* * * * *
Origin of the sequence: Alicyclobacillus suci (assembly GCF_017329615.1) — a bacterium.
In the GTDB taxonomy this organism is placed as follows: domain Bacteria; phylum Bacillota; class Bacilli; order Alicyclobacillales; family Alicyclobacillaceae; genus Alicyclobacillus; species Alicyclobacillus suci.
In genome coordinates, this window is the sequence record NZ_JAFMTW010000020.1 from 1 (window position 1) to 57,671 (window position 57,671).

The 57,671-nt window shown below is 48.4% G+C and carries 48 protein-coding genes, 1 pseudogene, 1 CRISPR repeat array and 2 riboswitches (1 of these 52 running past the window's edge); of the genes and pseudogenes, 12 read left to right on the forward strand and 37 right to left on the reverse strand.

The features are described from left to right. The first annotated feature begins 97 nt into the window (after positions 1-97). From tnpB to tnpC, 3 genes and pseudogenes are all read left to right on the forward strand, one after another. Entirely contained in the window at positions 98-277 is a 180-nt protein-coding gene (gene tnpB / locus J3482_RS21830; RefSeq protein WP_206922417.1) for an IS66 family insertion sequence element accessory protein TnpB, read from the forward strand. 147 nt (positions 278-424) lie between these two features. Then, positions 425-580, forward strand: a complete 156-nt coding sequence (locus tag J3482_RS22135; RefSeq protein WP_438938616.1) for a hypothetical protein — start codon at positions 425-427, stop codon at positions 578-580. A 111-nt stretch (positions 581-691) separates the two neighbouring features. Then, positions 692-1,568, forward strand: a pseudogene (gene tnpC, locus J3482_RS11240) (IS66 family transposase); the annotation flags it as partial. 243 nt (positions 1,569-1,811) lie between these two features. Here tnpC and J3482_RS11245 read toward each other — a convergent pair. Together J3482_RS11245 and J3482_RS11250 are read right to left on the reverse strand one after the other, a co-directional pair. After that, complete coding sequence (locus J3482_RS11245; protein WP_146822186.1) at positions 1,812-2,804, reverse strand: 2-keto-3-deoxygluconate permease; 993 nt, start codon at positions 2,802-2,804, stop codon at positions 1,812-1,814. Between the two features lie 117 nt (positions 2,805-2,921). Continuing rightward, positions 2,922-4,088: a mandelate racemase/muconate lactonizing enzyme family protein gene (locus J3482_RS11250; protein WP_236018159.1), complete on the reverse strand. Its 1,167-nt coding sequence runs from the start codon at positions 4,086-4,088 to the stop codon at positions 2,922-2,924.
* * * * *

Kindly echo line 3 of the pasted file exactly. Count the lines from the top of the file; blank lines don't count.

In genome coordinates, this window is the sequence record NZ_JAFMTW010000020.1 from 1 (window position 1) to 57,671 (window position 57,671).